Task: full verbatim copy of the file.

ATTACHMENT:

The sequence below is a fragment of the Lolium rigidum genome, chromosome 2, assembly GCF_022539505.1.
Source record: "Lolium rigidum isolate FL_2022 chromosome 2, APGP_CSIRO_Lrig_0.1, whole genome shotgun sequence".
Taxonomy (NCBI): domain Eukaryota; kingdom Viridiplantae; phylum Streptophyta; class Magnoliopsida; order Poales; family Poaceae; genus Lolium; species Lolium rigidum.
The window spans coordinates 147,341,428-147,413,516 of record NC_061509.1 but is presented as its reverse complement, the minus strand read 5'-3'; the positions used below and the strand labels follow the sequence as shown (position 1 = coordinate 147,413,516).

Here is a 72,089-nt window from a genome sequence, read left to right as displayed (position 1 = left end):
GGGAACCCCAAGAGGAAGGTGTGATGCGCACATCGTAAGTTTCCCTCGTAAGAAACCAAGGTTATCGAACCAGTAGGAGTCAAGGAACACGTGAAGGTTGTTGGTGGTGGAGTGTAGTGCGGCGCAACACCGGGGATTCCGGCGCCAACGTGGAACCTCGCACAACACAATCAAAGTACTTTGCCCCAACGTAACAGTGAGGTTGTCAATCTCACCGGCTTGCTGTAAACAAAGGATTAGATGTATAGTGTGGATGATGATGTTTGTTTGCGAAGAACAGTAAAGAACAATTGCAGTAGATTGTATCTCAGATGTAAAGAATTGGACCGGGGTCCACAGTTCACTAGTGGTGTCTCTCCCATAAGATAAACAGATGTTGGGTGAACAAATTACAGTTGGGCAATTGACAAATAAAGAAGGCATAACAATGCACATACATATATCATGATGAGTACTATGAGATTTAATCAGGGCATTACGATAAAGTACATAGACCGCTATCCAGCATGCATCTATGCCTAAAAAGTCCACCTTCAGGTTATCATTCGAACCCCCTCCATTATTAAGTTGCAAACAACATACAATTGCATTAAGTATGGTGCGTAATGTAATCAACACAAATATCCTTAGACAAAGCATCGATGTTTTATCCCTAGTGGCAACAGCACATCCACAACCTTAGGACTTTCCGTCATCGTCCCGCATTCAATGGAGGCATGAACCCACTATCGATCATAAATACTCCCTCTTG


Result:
The sequence below is a fragment of the Lolium rigidum genome, chromosome 2, assembly GCF_022539505.1.
Source record: "Lolium rigidum isolate FL_2022 chromosome 2, APGP_CSIRO_Lrig_0.1, whole genome shotgun sequence".
Taxonomy (NCBI): domain Eukaryota; kingdom Viridiplantae; phylum Streptophyta; class Magnoliopsida; order Poales; family Poaceae; genus Lolium; species Lolium rigidum.
The window spans coordinates 147,341,428-147,413,516 of record NC_061509.1 but is presented as its reverse complement, the minus strand read 5'-3'; the positions used below and the strand labels follow the sequence as shown (position 1 = coordinate 147,413,516).

Here is a 72,089-nt window from a genome sequence, read left to right as displayed (position 1 = left end):
GGGAACCCCAAGAGGAAGGTGTGATGCGCACATCGTAAGTTTCCCTCGTAAGAAACCAAGGTTATCGAACCAGTAGGAGTCAAGGAACACGTGAAGGTTGTTGGTGGTGGAGTGTAGTGCGGCGCAACACCGGGGATTCCGGCGCCAACGTGGAACCTCGCACAACACAATCAAAGTACTTTGCCCCAACGTAACAGTGAGGTTGTCAATCTCACCGGCTTGCTGTAAACAAAGGATTAGATGTATAGTGTGGATGATGATGTTTGTTTGCGAAGAACAGTAAAGAACAATTGCAGTAGATTGTATCTCAGATGTAAAGAATTGGACCGGGGTCCACAGTTCACTAGTGGTGTCTCTCCCATAAGATAAACAGATGTTGGGTGAACAAATTACAGTTGGGCAATTGACAAATAAAGAAGGCATAACAATGCACATACATATATCATGATGAGTACTATGAGATTTAATCAGGGCATTACGATAAAGTACATAGACCGCTATCCAGCATGCATCTATGCCTAAAAAGTCCACCTTCAGGTTATCATTCGAACCCCCTCCATTATTAAGTTGCAAACAACATACAATTGCATTAAGTATGGTGCGTAATGTAATCAACACAAATATCCTTAGACAAAGCATCGATGTTTTATCCCTAGTGGCAACAGCACATCCACAACCTTAGGACTTTCCGTCATCGTCCCGCATTCAATGGAGGCATGAACCCACTATCGATCATAAATACTCCCTCTTG